At his workplace, Lee is known for tightly wrapped sandwiches and his attention to detail and quality with the food he prepares. He has always been good with his hands, and origami continually challenges Lee.
Origami requires extreme precision. Lee says, "An animal that looks easy to make is in reality quite challenging, but that is what I enjoy about origami. Even the simple figures are complex."
Lee mostly follows patterns found in the several instructional origami books he owns, but even when recreating someone else's design, origami allows for expression - in the completed work and during the folding process. With interpretations and slight variations to designs, he is the conductor yet again. "When I first learned how to make the stegosaurus, I was unable to figure out the head, so I created my own head for the dinosaur. I actually liked the way it looked better than in the book."
During high school, Lee devoted more time to his origami creations than his homework. He gave origami to people he thought needed a friend, to girls he wanted to woo or to buddies as an inexpensive gift. The unique creations bridged any gaps that were between him and others. "I realized origami made people happy. I started making origami to give it away, to make someone's day a little bit better," he explains.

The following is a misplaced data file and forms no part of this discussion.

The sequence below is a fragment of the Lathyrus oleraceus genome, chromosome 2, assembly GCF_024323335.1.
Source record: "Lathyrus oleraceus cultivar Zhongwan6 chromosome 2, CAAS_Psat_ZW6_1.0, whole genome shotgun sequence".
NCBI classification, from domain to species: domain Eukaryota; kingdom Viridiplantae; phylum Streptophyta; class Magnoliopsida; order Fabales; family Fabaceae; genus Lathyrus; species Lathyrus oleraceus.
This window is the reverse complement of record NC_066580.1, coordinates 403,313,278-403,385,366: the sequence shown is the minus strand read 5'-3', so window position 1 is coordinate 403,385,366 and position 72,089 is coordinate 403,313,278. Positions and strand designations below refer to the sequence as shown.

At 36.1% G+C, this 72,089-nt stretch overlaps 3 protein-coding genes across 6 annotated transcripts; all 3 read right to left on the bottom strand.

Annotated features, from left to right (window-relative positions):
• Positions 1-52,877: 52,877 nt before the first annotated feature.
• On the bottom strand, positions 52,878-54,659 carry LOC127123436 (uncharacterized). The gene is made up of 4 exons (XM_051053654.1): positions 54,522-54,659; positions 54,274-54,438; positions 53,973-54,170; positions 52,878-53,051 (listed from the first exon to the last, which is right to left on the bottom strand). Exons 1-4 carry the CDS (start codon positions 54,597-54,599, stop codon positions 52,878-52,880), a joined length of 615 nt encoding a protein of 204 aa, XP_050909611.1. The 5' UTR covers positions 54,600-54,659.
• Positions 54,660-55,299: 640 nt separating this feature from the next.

Recently Lee has not had as much time to devote to origami since he graduated and works full time. Origami not only requires an extreme amount of attention to detail but it also requires time. "I don't like how much time it takes," Lee admits. He is currently working on a scorpion design by Robert Lang. "After hours into the process, the paper tears. It is defeating knowing that I have to start at the beginning."